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Gardeners: Drill Your Own Well

Living in rural states like South Dakota is a blessing.  People have a political compass that is wholesome.  We haven’t forgotten the survival lessons of the Great Depression and our frontier heritage.
     One challenge, however, comes from not having the packed-in consumer base that makes services in large cities cheaper and more competitive.  There’s little opportunity to shop around.  Just the opposite, many of our basic utilities have only one supplier.  Living right outside a larger city can mean a loss of high-speed Internet, for example.  Woe to those farther out.
     Other services like electricity and water and garbage removal remain monopolistic by nature, though there are small ways that individual homeowners can do it yourself.  In case the grid were to go down for long periods (it’s happening all over the world, right now) then solar cells, wind propellers, and stream turbines can generate electricity.  And if community water systems shut down or become too expensive, the homeowner might consider drilling for water the old-fashioned way, using PVC pipe: “There’s something that our ancestors all had on their property, which we don’t often have today. No, I’m not referencing a barn, although that would be true. I’m referring to a well.”
     We all know that water has meant the rise of fall of civilizations.  Wars have been fought over water from the beginning.  Protecting your existing natural water sources, such as streams, remain bound by life-and-death legal protections.  So who really owns the water?  As the state reports, “In South Dakota, all water (surface and ground water) is the property of the people of the state and whether you need a water right permit depends on the type of your water use.”  The good news, however, is that “The only type of water use which does not require a water right permit is domestic use.”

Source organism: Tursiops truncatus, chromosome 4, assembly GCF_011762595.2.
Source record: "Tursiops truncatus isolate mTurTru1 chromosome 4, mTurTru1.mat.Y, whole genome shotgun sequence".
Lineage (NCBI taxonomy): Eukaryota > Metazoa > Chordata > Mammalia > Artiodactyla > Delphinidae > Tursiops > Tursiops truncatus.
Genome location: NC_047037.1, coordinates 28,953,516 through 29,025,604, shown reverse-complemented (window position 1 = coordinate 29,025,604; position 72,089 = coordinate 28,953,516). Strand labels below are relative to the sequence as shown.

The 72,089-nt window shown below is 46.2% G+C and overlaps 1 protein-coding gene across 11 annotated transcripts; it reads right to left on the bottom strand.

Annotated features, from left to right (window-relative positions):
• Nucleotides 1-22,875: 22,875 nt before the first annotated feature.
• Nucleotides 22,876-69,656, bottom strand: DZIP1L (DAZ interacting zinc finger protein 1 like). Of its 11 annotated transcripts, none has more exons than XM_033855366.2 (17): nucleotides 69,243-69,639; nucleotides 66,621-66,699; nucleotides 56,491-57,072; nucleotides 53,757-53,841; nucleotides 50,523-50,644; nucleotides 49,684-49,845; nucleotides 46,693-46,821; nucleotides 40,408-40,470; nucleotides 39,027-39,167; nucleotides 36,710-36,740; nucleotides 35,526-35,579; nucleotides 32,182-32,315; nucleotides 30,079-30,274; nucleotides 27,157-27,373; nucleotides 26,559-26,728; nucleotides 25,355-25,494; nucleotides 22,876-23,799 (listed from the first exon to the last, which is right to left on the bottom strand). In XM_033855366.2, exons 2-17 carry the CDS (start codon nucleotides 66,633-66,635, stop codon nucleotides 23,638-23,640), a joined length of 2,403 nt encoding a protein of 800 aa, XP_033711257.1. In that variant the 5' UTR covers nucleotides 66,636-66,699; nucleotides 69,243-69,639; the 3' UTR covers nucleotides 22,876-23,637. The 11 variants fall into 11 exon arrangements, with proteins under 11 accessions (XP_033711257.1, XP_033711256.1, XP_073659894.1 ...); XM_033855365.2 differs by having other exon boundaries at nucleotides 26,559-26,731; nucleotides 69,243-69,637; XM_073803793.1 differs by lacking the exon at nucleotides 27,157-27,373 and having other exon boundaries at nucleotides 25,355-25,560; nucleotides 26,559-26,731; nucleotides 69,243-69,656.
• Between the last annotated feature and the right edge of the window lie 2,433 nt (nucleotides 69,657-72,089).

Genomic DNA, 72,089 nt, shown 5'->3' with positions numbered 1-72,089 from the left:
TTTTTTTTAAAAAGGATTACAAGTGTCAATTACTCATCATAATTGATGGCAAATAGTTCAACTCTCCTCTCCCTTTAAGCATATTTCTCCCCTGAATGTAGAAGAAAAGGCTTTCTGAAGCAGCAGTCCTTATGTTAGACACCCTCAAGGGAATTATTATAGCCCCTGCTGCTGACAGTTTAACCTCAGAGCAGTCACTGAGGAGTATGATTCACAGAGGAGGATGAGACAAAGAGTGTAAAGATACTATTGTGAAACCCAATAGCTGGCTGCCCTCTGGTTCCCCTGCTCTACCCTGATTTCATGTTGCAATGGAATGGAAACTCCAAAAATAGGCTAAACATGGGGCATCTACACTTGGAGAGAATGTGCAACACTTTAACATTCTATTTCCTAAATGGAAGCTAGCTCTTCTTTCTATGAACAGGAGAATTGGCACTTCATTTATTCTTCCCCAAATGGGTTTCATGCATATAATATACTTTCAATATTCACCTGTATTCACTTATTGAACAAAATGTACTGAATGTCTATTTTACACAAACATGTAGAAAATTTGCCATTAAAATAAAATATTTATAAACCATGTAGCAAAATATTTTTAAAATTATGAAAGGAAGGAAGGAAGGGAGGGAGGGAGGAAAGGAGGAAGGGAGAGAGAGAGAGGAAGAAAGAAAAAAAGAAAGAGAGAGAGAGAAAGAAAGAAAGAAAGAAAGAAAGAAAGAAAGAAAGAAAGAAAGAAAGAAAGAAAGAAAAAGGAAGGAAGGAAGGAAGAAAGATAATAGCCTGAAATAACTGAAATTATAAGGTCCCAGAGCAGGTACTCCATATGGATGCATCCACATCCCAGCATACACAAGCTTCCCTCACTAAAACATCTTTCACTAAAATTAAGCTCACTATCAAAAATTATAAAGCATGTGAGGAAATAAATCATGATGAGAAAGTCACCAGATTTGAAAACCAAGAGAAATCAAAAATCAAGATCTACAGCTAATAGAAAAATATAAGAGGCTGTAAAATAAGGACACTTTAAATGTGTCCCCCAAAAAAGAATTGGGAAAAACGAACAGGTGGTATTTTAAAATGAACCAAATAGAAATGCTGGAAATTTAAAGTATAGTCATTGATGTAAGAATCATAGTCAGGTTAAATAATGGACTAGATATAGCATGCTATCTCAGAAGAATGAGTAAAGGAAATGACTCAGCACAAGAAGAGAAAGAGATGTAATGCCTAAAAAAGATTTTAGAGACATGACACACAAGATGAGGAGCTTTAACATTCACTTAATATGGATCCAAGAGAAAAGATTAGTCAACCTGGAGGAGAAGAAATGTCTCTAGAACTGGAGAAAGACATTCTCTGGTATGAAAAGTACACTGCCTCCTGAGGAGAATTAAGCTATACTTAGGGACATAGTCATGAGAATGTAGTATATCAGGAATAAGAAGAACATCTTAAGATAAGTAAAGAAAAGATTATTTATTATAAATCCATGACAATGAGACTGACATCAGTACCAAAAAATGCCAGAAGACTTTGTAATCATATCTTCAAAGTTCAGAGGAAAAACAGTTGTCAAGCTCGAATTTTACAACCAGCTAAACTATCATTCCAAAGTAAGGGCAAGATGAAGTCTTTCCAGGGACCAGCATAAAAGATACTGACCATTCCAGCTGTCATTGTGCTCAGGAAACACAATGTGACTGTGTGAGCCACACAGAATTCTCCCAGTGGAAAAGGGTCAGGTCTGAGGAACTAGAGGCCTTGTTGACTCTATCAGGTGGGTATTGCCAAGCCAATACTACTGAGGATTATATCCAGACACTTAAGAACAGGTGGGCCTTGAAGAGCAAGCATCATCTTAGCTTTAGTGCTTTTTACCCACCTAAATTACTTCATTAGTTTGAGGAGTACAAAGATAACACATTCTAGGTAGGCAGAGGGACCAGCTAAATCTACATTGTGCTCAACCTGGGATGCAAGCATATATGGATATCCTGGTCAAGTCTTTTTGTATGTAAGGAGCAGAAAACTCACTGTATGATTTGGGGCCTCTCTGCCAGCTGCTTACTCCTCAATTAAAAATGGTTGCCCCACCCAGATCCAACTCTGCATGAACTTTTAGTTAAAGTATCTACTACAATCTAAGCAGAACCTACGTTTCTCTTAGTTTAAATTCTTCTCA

Drilling your own water is like doing your own legal research.  You can educate yourself about the basics.  We live a golden age of self-learning, thanks to the Internet and YouTube, however fragile these resources might be grid-wise.  Giving up the do-it-yourself path, means a loss of hard-won cash, and also the knowledge that goes with exploring a project.
     Most of what is taught in universities can be learned entirely on your own, given personal motivation and books and the Internet, can’t it?  So learning how and where to drill a well on your own land should be a piece of cake.  Just follow the links.


[Forwarded by a South Dakota gardener]

News


15 Slow-Growing Seeds Smart Gardeners Start In April 

Some seeds must be started indoors in most parts of the country — otherwise their fruit may not come to maturity before fall frosts:

1. Basil

2. Broccoli

3. Cauliflower

4. Celery

5. Eggplant

6. Kohlrabi

7. Mint

8. Oregano

9. Peppers

10. Tomatoes

11. Cabbage

12. Cucumbers

13. Melons

14. Parsley

15. Squash (summer and winter, including zucchini)

 


more such survival gardening from Off the Grid News